Hard to argue with the economics of that mitigation though. The abuse:legitimate use ratio is probably pretty high. Getting rid of user agent strings will bring back the scaling problems, as they should probably be addressed directly.

> They have released several products as Chrome-only, which then turned out to work fine in every other browser if they just pretended to be Chrome through the user agent.

This seems like a pretty good reason in itself why they might be interested in phasing out User-Agents.

It's the exact opposite. Without User-Agents, sites need to depend on feature detection, and closing the feature discrepancy between Chrome and other browsers is more complicated than just spoofing your UA to get Google to serve you functioning versions of their products.

I don't quite follow your comment.

I'm saying, the hypothetical flow from Google is:

1. Our Chrome detection relies on the User-Agent header.

2. But people can just lie in the User-Agent header.

3. Let's get rid of it and use something that's harder to lie about.

Closing any feature discrepancy isn't a goal here, as far as I can see. The whole point is to lie to the user that a feature discrepancy exists when it doesn't.

You can make the argument that Google is free to do their browser detection however they want (and therefore doesn't need to solve this problem by eliminating User-Agents), but this is still an obvious example of the User-Agent header causing problems for Google.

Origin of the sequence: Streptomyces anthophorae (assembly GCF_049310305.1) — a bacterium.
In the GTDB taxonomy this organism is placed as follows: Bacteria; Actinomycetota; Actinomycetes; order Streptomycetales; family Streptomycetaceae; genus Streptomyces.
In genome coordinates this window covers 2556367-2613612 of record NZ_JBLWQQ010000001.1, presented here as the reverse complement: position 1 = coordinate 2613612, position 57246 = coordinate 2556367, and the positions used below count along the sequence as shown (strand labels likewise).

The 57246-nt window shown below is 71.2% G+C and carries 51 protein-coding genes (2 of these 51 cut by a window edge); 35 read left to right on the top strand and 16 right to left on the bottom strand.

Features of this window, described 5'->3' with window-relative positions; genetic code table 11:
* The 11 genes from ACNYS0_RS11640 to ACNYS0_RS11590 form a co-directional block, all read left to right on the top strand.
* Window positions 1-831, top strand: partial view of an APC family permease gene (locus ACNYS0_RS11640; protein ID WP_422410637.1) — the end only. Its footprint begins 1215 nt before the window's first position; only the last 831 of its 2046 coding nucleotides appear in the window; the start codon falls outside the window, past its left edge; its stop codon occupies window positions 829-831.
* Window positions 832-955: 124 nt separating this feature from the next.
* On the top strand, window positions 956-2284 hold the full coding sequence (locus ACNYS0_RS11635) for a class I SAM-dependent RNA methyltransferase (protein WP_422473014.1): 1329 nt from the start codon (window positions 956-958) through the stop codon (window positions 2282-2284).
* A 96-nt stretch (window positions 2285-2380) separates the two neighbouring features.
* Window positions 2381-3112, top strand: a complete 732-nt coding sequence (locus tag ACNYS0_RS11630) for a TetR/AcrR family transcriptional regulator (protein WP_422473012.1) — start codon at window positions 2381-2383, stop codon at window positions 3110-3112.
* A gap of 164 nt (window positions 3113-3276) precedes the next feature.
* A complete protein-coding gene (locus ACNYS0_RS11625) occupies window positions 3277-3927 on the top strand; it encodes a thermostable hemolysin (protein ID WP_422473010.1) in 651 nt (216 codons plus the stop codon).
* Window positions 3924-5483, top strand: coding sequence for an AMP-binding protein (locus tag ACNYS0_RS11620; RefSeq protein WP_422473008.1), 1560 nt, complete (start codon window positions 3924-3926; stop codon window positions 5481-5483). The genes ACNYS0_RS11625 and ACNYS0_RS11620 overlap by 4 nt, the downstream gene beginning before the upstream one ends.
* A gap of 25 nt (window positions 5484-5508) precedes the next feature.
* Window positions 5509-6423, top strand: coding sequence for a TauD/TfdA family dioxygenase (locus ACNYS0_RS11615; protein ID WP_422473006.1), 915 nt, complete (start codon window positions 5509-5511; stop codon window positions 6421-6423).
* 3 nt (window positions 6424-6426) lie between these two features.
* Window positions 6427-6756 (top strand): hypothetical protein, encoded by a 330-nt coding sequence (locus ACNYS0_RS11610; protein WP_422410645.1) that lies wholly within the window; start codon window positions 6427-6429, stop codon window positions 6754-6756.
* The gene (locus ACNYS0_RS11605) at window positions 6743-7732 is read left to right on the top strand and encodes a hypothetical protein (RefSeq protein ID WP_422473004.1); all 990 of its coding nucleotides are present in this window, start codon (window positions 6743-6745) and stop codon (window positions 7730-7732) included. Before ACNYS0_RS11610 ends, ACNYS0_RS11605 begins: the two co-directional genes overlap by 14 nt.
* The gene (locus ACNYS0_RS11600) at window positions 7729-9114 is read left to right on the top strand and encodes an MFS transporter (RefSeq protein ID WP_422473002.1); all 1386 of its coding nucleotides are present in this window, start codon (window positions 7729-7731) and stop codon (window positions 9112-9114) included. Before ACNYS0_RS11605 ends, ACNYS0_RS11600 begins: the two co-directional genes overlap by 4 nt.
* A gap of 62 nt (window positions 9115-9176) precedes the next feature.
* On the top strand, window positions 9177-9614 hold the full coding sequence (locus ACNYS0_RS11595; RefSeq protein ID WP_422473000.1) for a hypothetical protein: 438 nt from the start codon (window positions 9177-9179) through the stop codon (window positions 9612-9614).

I interpreted your parent's comment differently; namely, if Google's developers can't do User-Agent detection, then internally even they will have to improve how they develop (eg. via feature detection), making their products more compatible with other browsers.

Many people assume Google, as an upper-level business decision, purposely makes products work better on Chrome in order to vendor-lock users to the browser. Maybe that's true; or maybe it's developers being lazy and using User-Agent detection. Removing their ability to do so might actually improve cross-browser compatibility of Google products.

Well, the GP is saying that the sites work perfectly fine when they just change the User-Agent.

So Google developers don't need to improve feature detection - that part is working fine already.

This is going to end up being the IE of Google, funny that it is also a browser (Chrome).

That's the opposite of what is happening though

We are talking about the same object in two entirely different contexts.

Google is probably so big that we might as well consider Chrome and rest of the Google as separate entities.

You can see Chrome devrels on Twitter expressing disappointment with Chrome-only web sites, saying that they raise the issue internally. Of course we have no visibility into what happens after that, but it's an indicator that you're right.

I’m guessing all of Google’s internal apps are only tested on Chrome, with plenty of Chrome extensions, which means that all of the developers have to use Chrome to make the tools work, and at that point, switching back and forth between different browsers is a pain so none of the other browsers get the love they deserve.

The attitude of “it works on Chrome, I don’t care about anything else” is fairly widespread anyway. Just to stem the tide a little bit I’ve been developing on Firefox and Safari first, and then checking Chrome last.